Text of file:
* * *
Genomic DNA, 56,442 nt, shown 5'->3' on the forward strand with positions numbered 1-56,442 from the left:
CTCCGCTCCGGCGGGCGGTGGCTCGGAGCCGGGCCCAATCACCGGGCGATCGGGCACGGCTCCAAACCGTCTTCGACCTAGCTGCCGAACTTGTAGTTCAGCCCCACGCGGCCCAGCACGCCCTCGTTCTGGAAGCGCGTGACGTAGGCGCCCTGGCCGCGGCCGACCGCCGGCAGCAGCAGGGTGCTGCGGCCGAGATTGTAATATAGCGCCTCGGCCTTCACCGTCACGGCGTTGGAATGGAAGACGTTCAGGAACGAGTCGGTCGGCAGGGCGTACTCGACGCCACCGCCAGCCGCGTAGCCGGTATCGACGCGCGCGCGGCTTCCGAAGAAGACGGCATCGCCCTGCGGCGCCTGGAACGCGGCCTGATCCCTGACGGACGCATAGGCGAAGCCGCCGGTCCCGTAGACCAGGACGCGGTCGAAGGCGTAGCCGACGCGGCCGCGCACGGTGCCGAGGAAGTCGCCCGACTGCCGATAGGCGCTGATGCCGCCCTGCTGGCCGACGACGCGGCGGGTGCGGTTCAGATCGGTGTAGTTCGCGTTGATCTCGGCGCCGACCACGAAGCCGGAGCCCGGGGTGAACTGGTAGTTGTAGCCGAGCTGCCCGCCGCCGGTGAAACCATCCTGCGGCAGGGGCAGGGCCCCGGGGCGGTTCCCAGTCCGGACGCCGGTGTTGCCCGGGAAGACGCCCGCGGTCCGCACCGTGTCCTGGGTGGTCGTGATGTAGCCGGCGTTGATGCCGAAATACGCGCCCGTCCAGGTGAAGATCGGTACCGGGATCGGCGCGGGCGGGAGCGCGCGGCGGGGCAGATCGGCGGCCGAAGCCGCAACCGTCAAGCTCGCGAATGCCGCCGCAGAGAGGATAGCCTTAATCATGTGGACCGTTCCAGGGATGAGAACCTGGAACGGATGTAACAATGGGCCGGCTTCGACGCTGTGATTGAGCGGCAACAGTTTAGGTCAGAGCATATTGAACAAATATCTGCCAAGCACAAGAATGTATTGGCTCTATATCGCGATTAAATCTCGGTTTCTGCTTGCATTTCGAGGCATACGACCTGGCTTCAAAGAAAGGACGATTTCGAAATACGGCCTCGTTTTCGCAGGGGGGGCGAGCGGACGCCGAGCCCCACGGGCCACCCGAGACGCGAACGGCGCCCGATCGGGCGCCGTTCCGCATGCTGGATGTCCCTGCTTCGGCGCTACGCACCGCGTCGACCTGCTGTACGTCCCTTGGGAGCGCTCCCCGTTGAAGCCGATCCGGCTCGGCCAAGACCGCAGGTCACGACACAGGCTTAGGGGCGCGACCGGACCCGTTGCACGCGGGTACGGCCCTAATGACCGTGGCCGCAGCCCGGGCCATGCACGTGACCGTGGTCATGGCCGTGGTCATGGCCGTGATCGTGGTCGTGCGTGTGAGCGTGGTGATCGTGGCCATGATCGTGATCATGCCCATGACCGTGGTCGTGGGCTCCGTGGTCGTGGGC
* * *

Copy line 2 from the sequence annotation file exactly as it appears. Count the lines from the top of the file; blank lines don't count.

CTCCGCTCCGGCGGGCGGTGGCTCGGAGCCGGGCCCAATCACCGGGCGATCGGGCACGGCTCCAAACCGTCTTCGACCTAGCTGCCGAACTTGTAGTTCAGCCCCACGCGGCCCAGCACGCCCTCGTTCTGGAAGCGCGTGACGTAGGCGCCCTGGCCGCGGCCGACCGCCGGCAGCAGCAGGGTGCTGCGGCCGAGATTGTAATATAGCGCCTCGGCCTTCACCGTCACGGCGTTGGAATGGAAGACGTTCAGGAACGAGTCGGTCGGCAGGGCGTACTCGACGCCACCGCCAGCCGCGTAGCCGGTATCGACGCGCGCGCGGCTTCCGAAGAAGACGGCATCGCCCTGCGGCGCCTGGAACGCGGCCTGATCCCTGACGGACGCATAGGCGAAGCCGCCGGTCCCGTAGACCAGGACGCGGTCGAAGGCGTAGCCGACGCGGCCGCGCACGGTGCCGAGGAAGTCGCCCGACTGCCGATAGGCGCTGATGCCGCCCTGCTGGCCGACGACGCGGCGGGTGCGGTTCAGATCGGTGTAGTTCGCGTTGATCTCGGCGCCGACCACGAAGCCGGAGCCCGGGGTGAACTGGTAGTTGTAGCCGAGCTGCCCGCCGCCGGTGAAACCATCCTGCGGCAGGGGCAGGGCCCCGGGGCGGTTCCCAGTCCGGACGCCGGTGTTGCCCGGGAAGACGCCCGCGGTCCGCACCGTGTCCTGGGTGGTCGTGATGTAGCCGGCGTTGATGCCGAAATACGCGCCCGTCCAGGTGAAGATCGGTACCGGGATCGGCGCGGGCGGGAGCGCGCGGCGGGGCAGATCGGCGGCCGAAGCCGCAACCGTCAAGCTCGCGAATGCCGCCGCAGAGAGGATAGCCTTAATCATGTGGACCGTTCCAGGGATGAGAACCTGGAACGGATGTAACAATGGGCCGGCTTCGACGCTGTGATTGAGCGGCAACAGTTTAGGTCAGAGCATATTGAACAAATATCTGCCAAGCACAAGAATGTATTGGCTCTATATCGCGATTAAATCTCGGTTTCTGCTTGCATTTCGAGGCATACGACCTGGCTTCAAAGAAAGGACGATTTCGAAATACGGCCTCGTTTTCGCAGGGGGGGCGAGCGGACGCCGAGCCCCACGGGCCACCCGAGACGCGAACGGCGCCCGATCGGGCGCCGTTCCGCATGCTGGATGTCCCTGCTTCGGCGCTACGCACCGCGTCGACCTGCTGTACGTCCCTTGGGAGCGCTCCCCGTTGAAGCCGATCCGGCTCGGCCAAGACCGCAGGTCACGACACAGGCTTAGGGGCGCGACCGGACCCGTTGCACGCGGGTACGGCCCTAATGACCGTGGCCGCAGCCCGGGCCATGCACGTGACCGTGGTCATGGCCGTGGTCATGGCCGTGATCGTGGTCGTGCGTGTGAGCGTGGTGATCGTGGCCATGATCGTGATCATGCCCATGACCGTGGTCGTGGGCTCCGTGGTCGTGGGC